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Thursday, August 22, 2013

Swan upping and Queen's swans...

I had earlier posted about ‘Swans’ and of swan song… - a final gesture or performance, given before dying [ not necessarily by the swans !]…. Much space is occupied in UK of one of Queen's swans apparently "barbecued" and left on a river bank near Windsor Castle.  News reports suggest that the bird was butchered and stripped of its flesh before its carcass was dumped close to the water on Baths Island in Berkshire. A sickening news but – I was surprised by the focus of newspapers of UK on killing of a bird.

People kill and eat birds and read that the meat of swan was considered a delicacy and served at banquets…………… not now…. In UK, killing or injuring a swan used to be classed as treason under a law dating back to the 12th century when the Crown claimed ownership of the birds. Swans now have statutory protection under the Wildlife and Countryside Act 1981.  Upon further browsing understand that the Monarch of the United Kingdom retains the right to ownership of all unmarked mute swans in open water.

Swan Upping is an annual ceremonial and practical activity in Britain in which mute swans on the River Thames are rounded up, caught, marked, and then released and it occurs annually in 3rd week of July. Traditionally, the Monarch of the United Kingdom retains the right to ownership of all unmarked mute swans in open water, but only exercises ownership on certain stretches of the River Thames and its surrounding tributaries. This dates from the 12th century, during which time swans were a common food source for royalty. Swan Upping is a means of establishing a swan census and today also serves to check the health of swans. Under a Royal Charter of the 15th century, the Vintners' Company and the Dyers' Company, two Livery Companies of the City of London, are entitled to share in the Sovereign's ownership. They conduct the census through a process of ringing the swan's feet, but the swans are no longer eaten.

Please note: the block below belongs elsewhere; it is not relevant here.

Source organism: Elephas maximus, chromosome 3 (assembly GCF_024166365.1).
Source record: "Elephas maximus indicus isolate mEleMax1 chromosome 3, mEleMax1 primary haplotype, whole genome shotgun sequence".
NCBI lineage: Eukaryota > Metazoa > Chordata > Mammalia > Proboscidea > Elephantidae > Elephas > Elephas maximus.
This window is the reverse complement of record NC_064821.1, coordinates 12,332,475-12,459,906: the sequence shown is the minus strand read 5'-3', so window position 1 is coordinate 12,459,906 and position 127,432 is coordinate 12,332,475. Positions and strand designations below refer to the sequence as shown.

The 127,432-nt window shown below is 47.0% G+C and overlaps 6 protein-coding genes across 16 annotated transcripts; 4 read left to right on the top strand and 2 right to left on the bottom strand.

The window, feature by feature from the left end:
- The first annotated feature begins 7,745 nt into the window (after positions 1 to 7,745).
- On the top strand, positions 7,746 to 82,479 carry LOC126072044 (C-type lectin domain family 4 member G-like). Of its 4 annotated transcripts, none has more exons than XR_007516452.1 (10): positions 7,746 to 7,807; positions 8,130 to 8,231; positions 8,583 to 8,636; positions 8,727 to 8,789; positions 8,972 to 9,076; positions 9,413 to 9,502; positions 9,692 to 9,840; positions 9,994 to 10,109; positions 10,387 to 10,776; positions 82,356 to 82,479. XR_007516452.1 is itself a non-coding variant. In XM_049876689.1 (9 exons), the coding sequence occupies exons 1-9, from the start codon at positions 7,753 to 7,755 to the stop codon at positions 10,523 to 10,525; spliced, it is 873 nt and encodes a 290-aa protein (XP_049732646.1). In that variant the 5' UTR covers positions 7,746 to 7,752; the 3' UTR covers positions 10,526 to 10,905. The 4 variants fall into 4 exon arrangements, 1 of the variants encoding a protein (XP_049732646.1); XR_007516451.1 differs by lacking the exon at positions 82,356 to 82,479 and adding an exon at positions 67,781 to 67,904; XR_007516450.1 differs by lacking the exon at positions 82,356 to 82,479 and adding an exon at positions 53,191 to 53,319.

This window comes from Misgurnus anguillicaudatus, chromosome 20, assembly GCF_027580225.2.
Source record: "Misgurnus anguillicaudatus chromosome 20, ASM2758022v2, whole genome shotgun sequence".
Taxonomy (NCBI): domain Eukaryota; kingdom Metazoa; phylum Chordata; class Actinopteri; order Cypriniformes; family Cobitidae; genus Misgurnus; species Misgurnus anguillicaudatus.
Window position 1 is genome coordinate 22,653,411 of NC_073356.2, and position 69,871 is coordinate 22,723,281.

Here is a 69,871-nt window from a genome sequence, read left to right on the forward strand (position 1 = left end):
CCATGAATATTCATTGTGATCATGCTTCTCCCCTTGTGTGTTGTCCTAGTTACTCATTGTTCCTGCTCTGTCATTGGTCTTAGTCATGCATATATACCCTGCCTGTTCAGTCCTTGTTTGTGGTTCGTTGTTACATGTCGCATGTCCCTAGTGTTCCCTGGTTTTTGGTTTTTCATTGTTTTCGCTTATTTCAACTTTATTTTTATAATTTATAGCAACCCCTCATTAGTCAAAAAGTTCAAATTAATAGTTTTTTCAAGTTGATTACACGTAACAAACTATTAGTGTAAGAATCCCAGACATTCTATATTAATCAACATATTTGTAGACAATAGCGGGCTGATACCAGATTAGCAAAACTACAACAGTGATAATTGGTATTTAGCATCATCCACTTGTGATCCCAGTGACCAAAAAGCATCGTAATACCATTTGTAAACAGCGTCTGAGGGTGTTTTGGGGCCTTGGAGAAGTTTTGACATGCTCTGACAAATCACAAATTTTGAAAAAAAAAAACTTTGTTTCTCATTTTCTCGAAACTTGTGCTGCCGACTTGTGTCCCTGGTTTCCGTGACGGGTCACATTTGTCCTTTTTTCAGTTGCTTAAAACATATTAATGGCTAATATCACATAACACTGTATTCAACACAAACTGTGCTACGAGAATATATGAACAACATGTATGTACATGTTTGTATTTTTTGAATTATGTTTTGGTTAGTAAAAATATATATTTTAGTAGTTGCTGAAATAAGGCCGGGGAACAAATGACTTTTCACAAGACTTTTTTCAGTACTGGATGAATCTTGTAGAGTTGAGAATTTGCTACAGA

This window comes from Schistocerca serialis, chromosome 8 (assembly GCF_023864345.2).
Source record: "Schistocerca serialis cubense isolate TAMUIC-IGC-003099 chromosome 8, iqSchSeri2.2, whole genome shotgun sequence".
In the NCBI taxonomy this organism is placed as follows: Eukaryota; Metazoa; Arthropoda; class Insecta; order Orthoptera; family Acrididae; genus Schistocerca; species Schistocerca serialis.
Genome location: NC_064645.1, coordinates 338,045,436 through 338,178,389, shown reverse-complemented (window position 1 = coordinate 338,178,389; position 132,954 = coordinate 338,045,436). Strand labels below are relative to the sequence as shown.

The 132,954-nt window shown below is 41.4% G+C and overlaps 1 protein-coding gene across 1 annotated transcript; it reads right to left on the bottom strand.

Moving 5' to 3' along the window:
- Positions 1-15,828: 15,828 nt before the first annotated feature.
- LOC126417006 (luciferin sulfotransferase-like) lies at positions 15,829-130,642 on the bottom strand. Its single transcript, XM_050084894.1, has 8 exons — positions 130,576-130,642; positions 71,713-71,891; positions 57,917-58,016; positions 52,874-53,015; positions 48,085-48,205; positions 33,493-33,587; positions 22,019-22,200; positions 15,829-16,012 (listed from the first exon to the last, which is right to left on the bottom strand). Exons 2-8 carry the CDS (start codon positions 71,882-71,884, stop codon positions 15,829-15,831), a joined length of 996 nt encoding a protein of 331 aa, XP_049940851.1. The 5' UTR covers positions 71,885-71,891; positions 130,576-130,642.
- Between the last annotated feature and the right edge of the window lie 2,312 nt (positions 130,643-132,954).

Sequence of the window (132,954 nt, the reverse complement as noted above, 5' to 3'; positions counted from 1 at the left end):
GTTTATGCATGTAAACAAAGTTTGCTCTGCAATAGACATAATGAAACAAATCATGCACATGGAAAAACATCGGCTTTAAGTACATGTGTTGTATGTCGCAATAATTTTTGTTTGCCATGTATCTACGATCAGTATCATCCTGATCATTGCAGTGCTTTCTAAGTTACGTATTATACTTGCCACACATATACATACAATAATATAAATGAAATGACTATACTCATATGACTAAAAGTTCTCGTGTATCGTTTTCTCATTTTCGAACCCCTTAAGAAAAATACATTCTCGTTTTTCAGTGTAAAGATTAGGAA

During the ceremony, the Queen's, the Vintners', and the Dyers' Swan Uppers row up the river in skiffs. Swans caught by the Queen's Swan Uppers under the direction of the Swan Marker are unmarked, except for a ring linked to the database of the British Trust for Ornithology (BTO). Those caught by the Dyers' and Vintners are identified as theirs by means of a further ring on the other leg. Today, only swans with cygnets are caught and ringed. This gives a yearly snapshot as to how well Thames swans are breeding. Originally, rather than being ringed, the swans would be marked on the bill, a practice reflected in the pub name The Swan with Two Necks, a corruption of "The Swan with Two Nicks".

It is stated in July 2009 Queen Elizabeth II, as "Seigneur of the Swans," attended the Swan Upping ceremony for the first time in her reign, and the first time that a monarch has watched the ceremony in centuries. In 2012, due to flooding of the river from adverse weather, the ceremony was cancelled between Sunbury-on-Thames and Windsor for the first time in its almost 900-year history.

In the Swan Upping ceremony, The Queen's Swan Marker, the Royal Swan Uppers and the Swan Uppers of the Vintners' and Dyers' livery companies use six traditional Thames rowing skiffs in their five-day journey up-river. The Queen's Swan Uppers wear traditional scarlet uniforms and each boat flies appropriate flags and pennants. When a brood of cygnets is sighted, a cry of "All up!" is given to signal that the boats should get into position. On passing Windsor Castle, the rowers stand to attention in their boat with oars raised and salute "Her Majesty The Queen, Seigneur of the Swans".

The cygnets (babies)  are weighed and measured to obtain estimates of growth rates and the birds are examined for any sign of injury (commonly caused by fishing hooks and line). One of the biggest threats to swans these days is the increasing numbers of dog attacks. The Mute Swan (Cygnus olor) is a species of swan, and thus a member of the waterfowl family Anatidae.

With regards – S. Sampathkumar
22nd Aug 2013.

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